Farhan Akhtar

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National Awards: are they rewarding enough?

The winners of the 61st National Awards were announced on Wednesday. It had some big names while many others were independent filmmakers trying to get a toehold in the film industry.
 
Accepted that these awards bring in recognition and prestige for the winners, but are they rewarding enough for the winners?
 
In monetary terms, the producer and director of the best film get Rs. 2.5 lakh each. The amount is same for the winner of the best director award.
 
The best actors (male as well as female) get Rs. 50,000 each.

Compare the figures with what the International Film Festival of India (IFFI) offers. The winner of best film gets about Rs. 4.5 lakh. While best director gets Rs. 18 lakh, best actor takes home
Rs 20 lakh. The same amount is awarded to the best actress awardee. The figures are approximiate and may change from year to year.
 
If we take a look at the international scenario, film festivals like Cannes and Oscars do not give any monetary rewards to their winners. However, they take home freebies worth thousands of dollars.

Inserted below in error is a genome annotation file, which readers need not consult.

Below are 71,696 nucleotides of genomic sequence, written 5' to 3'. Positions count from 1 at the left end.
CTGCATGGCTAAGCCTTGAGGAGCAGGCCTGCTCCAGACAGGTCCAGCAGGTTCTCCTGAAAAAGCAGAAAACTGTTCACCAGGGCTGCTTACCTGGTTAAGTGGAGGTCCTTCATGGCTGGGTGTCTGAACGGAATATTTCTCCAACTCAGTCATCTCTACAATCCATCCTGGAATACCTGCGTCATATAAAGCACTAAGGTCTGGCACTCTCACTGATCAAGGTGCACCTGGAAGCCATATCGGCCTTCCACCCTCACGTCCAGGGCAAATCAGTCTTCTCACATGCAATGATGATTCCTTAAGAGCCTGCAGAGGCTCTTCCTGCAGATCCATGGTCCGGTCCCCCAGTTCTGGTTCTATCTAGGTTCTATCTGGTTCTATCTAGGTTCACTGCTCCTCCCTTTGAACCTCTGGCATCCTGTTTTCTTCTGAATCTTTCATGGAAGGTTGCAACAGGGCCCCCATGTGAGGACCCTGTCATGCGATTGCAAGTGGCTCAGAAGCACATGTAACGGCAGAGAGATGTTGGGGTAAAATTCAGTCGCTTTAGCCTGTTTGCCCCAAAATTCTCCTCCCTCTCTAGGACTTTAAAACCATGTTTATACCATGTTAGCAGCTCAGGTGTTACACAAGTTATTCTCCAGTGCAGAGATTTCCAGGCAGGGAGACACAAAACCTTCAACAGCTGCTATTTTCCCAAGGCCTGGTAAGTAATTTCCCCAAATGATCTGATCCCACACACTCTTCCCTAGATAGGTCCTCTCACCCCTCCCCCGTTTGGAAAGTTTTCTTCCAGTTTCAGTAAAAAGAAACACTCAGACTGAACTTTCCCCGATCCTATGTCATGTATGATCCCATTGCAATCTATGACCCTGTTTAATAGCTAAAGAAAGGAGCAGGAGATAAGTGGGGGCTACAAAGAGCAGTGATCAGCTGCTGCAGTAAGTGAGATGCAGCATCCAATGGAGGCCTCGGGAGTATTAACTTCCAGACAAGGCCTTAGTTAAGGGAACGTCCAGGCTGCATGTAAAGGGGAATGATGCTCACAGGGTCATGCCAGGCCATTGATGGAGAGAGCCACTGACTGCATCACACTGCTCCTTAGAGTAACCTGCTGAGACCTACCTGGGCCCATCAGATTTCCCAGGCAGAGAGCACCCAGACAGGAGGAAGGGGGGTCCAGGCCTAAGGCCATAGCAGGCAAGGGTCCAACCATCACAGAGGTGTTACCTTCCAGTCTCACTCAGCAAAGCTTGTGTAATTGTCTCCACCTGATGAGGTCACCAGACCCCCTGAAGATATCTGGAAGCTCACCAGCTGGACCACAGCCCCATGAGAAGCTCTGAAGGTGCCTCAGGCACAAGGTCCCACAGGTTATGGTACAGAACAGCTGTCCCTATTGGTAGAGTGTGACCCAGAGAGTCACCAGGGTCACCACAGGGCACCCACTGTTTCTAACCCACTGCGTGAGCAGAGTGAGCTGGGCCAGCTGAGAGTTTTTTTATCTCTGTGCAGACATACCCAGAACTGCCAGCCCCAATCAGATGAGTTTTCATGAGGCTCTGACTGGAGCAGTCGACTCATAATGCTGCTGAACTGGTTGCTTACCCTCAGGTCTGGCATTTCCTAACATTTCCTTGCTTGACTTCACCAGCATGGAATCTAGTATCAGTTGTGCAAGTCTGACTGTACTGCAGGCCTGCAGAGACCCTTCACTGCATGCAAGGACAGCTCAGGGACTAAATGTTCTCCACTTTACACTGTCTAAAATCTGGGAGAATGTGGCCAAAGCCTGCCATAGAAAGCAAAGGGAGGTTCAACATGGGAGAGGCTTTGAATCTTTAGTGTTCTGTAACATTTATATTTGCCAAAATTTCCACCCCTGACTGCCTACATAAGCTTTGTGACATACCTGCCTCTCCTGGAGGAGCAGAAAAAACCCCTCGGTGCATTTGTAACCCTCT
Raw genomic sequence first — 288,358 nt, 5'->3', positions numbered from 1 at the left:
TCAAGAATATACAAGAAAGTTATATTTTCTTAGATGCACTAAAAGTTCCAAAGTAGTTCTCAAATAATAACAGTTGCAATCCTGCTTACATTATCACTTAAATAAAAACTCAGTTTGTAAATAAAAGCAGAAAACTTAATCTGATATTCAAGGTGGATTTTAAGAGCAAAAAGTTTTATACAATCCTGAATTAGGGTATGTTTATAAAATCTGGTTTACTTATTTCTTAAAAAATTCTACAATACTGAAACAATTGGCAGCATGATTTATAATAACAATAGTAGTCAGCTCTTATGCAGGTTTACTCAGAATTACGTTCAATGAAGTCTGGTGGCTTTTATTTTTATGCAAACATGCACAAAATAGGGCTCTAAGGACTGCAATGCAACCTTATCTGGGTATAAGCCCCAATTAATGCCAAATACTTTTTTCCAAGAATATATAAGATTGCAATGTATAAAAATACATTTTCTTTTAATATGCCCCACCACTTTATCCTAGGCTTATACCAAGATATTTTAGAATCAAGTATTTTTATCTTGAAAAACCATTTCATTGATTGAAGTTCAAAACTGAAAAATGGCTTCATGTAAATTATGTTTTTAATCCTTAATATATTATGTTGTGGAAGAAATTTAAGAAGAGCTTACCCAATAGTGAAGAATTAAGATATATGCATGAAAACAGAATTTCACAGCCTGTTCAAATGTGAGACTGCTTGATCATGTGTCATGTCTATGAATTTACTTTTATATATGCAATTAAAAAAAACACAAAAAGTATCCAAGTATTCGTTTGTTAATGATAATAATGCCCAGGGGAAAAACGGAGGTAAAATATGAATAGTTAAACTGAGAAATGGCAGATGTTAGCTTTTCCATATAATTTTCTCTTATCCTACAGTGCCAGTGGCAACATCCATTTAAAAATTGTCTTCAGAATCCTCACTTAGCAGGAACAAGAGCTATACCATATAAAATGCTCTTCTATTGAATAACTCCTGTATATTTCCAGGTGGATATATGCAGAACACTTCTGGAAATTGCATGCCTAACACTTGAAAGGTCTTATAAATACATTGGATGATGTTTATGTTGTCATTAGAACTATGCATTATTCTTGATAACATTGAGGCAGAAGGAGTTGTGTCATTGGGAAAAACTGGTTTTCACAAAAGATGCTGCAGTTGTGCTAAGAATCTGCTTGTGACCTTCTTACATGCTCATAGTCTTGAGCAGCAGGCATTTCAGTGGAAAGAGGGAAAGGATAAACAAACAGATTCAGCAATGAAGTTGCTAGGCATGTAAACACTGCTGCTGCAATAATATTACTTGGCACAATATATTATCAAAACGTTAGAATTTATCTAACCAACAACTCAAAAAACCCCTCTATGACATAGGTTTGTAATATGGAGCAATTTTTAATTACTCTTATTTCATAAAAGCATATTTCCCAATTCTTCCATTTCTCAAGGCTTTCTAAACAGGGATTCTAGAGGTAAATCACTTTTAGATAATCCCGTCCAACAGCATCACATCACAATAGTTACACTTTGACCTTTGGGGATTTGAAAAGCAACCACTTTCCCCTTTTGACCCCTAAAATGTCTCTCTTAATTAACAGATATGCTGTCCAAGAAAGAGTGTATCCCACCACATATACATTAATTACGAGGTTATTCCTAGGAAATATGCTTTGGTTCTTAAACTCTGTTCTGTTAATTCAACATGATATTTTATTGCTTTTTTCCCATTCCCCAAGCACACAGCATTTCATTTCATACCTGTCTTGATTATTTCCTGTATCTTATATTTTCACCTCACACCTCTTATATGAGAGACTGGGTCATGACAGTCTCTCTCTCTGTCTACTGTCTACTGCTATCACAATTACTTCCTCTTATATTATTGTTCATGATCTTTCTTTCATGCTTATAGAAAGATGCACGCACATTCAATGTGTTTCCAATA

These film festivals also have some sections (Cannes has Palm d'Or, Grand Prix and Jury Prizes) that pay off monetarily. Additionally, the sponsors and advertisers, too, gift goodies to the winners and celebs attending the functions.
 
On the other hand, our National Awards do not facilitate any such benefit.
 
In an age where Indian cinema is getting experimenting and brave new directors are daring to break the mould, money remains a constraint. Directors and filmmakers often complain that getting producers for their out-of-box stories is difficult. Production houses want 'sure shot winning stories' (read repetitive and regressive) and big faces (read stars) before they invest in a film.
 
Talking to Hindustan Times, director-producer Arbaaz Khan said, "I don't think any winner thinks in terms of money. They are more than happy with recognition. It is not really monetary gain but just a token amount."
 
He, however, believes it is time the cash prize was increased. "I definitely feel that they should raise the amount with time, if and when they think it is right."
 
BA Pass director Ajay Bahl, however, disagrees. He said. "I think they should multiply the amount (Rs 2.5 lakh for the best film) by ten times. The recognition is fine, but what does the filmmaker get? Any film takes at least a crore to be produced. Minimum they should do is compensate filmmakers for all the taxes they have already paid."
 
Bahl also had some interesting suggestions for the panel on National Awards. "Considering the fact that most of the films winning National Awards rarely make money at the box office, I think they should ensure that the filmmakers get a decent monetary prize. That will encourage the producers too who put in a lot of risk," he added.
 
Bahl also said that the state should think of encouraging good cinema. They could fund the next film of the winner or at least help them raise funds for the next venture (after taking a look at the script). "This will raise the quality of cinema in the country," Ajay added.

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